Why foreign workers are flocking to this 700-year-old European city

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When Ricardo Schmitz’s brother was visiting him in Vilnius, Lithuania, the pair went for a wintertime walk at midnight — something he said they would never do back home in Brazil.  

“My brother hadn’t seen snow since he was a kid, so he was super excited. We walked from midnight to 3 a.m.,” Schmitz told CNBC Travel. “Not at any moment did I feel stressed or concerned. For me, this is priceless.”

Schmitz first came to Vilnius in 2018 as an exchange student in a study abroad program. After securing a full-time role, he returned in 2020 and now works as a senior consultant for Deloitte and a lecturer in finance and tax law at Lithuania’s Mykolas Romeris University.

“When I came back here I had that peaceful feeling that I’m at home,” he said. “The plan for the foreseeable future is to stay.”

Skilled workers wanted

Schmitz is one of many foreigners living in Lithuania, whose numbers rose from around 145,000 in 2022 to more than 200,000 in 2023, according to local media.

The tongue-in-cheek “Vilnius — the G spot of Europe” campaign hit global headlines in 2018, while government-funded organizations — like Work in Lithuania and Invest Lithuania — aim to attract skilled foreign workers and investment to the country.

Ricardo Schmitz.

Source: Ricardo Schmitz

With a population of just 2.8 million, Lithuania has a shortage of local talent to fuel the country’s growing technology and finance industries.

Young professionals like Schmitz are drawn by these career opportunities. In a survey of 1,300 foreign students currently studying in Vilnius, 42% said they see their life after graduation in Vilnius.

The streets of Vilnius at night.

Craig Hastings | Moment | Getty Images

“I started as an intern, then I moved to consultant, and now I’m in a senior position,” said Schmitz. “Because it’s a small market here, you’re exposed to more opportunities, and it helps you grow.”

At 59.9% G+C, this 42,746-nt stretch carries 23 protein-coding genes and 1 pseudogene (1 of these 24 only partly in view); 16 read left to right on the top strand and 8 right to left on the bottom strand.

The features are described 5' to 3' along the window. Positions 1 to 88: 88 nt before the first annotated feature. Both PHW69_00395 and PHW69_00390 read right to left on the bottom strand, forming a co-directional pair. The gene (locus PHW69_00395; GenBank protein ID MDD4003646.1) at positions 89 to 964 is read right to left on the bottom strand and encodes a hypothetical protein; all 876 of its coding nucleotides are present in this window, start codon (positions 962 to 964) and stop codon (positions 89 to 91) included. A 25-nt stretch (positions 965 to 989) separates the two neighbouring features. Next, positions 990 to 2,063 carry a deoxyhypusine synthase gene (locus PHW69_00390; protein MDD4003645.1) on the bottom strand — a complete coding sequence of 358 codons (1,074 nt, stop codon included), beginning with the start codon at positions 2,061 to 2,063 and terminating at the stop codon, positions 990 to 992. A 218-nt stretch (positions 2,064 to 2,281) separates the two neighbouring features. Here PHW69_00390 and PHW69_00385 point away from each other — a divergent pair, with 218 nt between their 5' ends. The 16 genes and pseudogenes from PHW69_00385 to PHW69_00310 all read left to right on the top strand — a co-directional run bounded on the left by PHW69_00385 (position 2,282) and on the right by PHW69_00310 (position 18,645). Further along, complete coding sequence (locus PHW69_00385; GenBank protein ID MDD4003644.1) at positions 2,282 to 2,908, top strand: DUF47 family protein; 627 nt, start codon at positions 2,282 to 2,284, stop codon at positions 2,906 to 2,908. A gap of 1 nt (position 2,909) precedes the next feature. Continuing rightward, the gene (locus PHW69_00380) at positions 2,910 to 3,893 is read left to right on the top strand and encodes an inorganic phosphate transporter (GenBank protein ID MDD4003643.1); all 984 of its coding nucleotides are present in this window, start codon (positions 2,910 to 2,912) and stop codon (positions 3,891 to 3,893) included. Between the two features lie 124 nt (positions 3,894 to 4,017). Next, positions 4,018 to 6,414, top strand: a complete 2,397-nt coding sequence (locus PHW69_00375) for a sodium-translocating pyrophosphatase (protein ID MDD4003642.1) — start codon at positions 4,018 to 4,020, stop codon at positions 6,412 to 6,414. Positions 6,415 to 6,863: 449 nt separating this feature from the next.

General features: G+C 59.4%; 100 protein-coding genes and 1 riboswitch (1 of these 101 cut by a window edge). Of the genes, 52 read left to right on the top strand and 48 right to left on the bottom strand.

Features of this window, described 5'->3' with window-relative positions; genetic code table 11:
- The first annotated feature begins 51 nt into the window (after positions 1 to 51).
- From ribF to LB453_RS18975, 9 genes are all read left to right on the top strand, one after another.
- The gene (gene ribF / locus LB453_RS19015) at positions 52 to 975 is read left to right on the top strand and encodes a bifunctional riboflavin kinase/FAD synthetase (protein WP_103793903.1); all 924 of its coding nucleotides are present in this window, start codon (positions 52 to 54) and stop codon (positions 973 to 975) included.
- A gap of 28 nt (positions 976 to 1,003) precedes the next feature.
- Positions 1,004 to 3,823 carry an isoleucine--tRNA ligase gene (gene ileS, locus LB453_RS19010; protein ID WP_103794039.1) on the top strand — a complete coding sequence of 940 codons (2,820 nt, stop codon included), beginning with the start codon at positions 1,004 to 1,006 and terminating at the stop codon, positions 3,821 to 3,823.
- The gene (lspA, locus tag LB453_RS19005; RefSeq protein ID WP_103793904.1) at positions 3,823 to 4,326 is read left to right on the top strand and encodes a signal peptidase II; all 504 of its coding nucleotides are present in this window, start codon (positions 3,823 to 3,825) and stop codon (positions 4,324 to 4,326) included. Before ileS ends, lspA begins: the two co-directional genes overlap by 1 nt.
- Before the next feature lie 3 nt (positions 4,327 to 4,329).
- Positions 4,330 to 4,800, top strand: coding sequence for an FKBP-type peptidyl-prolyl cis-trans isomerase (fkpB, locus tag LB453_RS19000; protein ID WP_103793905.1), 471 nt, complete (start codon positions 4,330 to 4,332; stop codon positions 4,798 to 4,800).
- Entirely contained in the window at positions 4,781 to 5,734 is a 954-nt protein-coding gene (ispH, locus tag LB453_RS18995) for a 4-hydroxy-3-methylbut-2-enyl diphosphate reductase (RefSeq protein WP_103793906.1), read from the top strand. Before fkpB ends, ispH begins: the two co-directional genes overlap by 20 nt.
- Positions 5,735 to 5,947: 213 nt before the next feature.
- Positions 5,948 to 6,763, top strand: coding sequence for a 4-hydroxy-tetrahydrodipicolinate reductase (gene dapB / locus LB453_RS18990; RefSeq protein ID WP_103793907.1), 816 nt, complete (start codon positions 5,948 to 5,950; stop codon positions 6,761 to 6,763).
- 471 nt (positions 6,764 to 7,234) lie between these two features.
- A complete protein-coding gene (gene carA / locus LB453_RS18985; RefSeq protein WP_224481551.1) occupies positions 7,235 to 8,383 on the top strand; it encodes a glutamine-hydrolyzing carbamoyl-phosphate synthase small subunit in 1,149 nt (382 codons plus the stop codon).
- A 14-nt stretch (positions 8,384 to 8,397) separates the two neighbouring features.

Visa processing times decreased from eight months to just one, and there’s even an arrival allowance of 3,444 euros (around $3,764) awarded to foreigners who work in occupations the country needs. According to Work in Lithuania, around 400 allowances have been granted.

A healthy lifestyle

Indonesian national, Misha Johanna, in Lithuania.

Source: Misha Johanna

The air quality in Vilnius is better than in her hometown of Jakarta, Indonesia, said Misha Johanna.

Aleh Varanishcha | Istock | Getty Images

“The air here is exceptionally good. In Jakarta, you cannot breathe when you step outside,” said Johanna.  “Vilnius is also very walkable, and that’s another thing I can’t really do back in my country, because roads there are not made for pedestrians.”

Laura Guarino moved to Vilnius from Italy in 2021, also through a study abroad program. She said she was happy to say goodbye to the traffic and crowds of Naples, swapping them for a 10-minute commute to her office.

“I just fell in love with the city,” said Guarino, who works as a business development manager for Teltonika Telematics.

“Napoli is so crowded, there are just buildings everywhere and so much traffic — it’s very annoying,” she said.  

“Vilnius has such a good vibe and is so relaxing, so I just don’t want to leave,” she said. “I also like swimming in the lakes and going for hikes in the countryside.”

Ups and downs

Guarino, Schmitz and Johanna all feel it’s been easy to fit in, as most locals are proficient in English, although they all said they’ve taken classes to learn Lithuanian too.

Culturally, they’ve had to adjust to a more reserved, structured approach, which is at odds with the open, emotional and highly conversational attributes of Indonesian, Brazilian and Italian cultures.

Laura Guarino moved to Vilnius from Italy in 2021.

Source: Laura Guarino

Vilnius, however, is not the cheap city it once was. Guarino and Johanna say the cost of rent, bills and groceries aren’t cheaper than they are back home.

The three foreign workers are adjusting to long, harsh, Lithuanian winters too. Johanna has embraced the local tradition of “ekete” — a sauna session followed by a dip in an icy lake, which she describes as “an out-of-body experience.” Schmitz, meanwhile, has taken up the winter sport of curling, competing at the Lithuanian national championships.

Brazilian Ricardo Schmitz engaging in the sport of curling.

Source: Ricardo Schmitz

And Guarino has her coping mechanisms for winter, which she admits can get tough.

“I just need to take my vitamin D, and make sure I travel back to Napoli for Christmas, and I’m going to be fine,” she said.



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